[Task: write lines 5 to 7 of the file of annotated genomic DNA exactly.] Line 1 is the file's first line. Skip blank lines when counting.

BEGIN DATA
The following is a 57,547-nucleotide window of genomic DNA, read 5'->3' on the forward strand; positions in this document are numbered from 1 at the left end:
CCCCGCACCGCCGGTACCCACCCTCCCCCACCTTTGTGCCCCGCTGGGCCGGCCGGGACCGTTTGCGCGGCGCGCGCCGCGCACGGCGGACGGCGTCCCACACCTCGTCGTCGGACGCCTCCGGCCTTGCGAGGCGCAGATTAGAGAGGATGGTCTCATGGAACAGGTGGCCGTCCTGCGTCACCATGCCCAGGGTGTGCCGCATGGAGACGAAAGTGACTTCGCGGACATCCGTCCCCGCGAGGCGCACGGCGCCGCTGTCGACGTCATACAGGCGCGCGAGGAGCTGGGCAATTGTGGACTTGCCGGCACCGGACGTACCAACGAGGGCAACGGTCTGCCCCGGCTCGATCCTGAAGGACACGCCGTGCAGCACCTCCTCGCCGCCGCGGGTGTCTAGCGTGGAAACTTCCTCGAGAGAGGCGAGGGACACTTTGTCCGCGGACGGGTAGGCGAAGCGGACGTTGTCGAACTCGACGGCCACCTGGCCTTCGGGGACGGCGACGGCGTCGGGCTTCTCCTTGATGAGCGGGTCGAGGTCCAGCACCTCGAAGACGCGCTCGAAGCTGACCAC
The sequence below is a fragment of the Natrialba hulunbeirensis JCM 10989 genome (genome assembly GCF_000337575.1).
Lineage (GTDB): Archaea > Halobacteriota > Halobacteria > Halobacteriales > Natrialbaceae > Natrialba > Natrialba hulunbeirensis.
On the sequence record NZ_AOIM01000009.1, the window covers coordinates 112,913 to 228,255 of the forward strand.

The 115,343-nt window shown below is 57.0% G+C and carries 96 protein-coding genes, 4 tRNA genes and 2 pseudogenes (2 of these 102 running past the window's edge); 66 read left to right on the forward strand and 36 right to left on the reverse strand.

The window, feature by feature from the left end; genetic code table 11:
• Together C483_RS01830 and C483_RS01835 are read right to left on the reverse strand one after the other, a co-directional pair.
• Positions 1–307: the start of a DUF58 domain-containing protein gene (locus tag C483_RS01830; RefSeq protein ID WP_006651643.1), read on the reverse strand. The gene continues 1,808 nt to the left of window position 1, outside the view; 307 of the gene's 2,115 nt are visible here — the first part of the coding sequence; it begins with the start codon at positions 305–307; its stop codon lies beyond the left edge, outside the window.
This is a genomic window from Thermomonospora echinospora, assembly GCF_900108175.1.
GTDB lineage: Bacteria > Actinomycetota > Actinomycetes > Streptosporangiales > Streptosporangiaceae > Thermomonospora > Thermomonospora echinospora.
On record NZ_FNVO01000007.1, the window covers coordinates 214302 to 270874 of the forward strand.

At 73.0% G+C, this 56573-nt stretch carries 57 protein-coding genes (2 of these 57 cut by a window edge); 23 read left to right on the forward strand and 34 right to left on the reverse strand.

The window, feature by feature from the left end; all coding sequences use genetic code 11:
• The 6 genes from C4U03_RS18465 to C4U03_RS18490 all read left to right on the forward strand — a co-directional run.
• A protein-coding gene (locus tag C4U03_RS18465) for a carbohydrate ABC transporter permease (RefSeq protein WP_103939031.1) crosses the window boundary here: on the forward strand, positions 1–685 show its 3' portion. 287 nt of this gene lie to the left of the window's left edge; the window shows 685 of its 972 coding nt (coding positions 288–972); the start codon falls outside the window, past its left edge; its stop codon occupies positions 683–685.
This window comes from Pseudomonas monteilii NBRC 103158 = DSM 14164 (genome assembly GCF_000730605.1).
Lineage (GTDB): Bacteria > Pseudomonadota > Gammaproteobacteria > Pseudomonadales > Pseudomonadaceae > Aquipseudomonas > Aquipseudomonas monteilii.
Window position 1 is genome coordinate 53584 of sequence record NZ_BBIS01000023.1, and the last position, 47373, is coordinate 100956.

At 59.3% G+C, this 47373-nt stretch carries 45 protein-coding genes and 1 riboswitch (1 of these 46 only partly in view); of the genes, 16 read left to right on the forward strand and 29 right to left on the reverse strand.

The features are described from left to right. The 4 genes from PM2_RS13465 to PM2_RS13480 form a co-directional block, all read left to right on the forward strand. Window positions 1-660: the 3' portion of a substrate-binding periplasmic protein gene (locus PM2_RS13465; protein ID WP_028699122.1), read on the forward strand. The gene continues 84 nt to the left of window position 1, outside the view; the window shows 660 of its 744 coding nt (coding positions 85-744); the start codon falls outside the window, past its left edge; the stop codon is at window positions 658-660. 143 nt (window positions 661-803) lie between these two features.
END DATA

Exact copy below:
On the sequence record NZ_AOIM01000009.1, the window covers coordinates 112,913 to 228,255 of the forward strand.

The 115,343-nt window shown below is 57.0% G+C and carries 96 protein-coding genes, 4 tRNA genes and 2 pseudogenes (2 of these 102 running past the window's edge); 66 read left to right on the forward strand and 36 right to left on the reverse strand.

The window, feature by feature from the left end; genetic code table 11: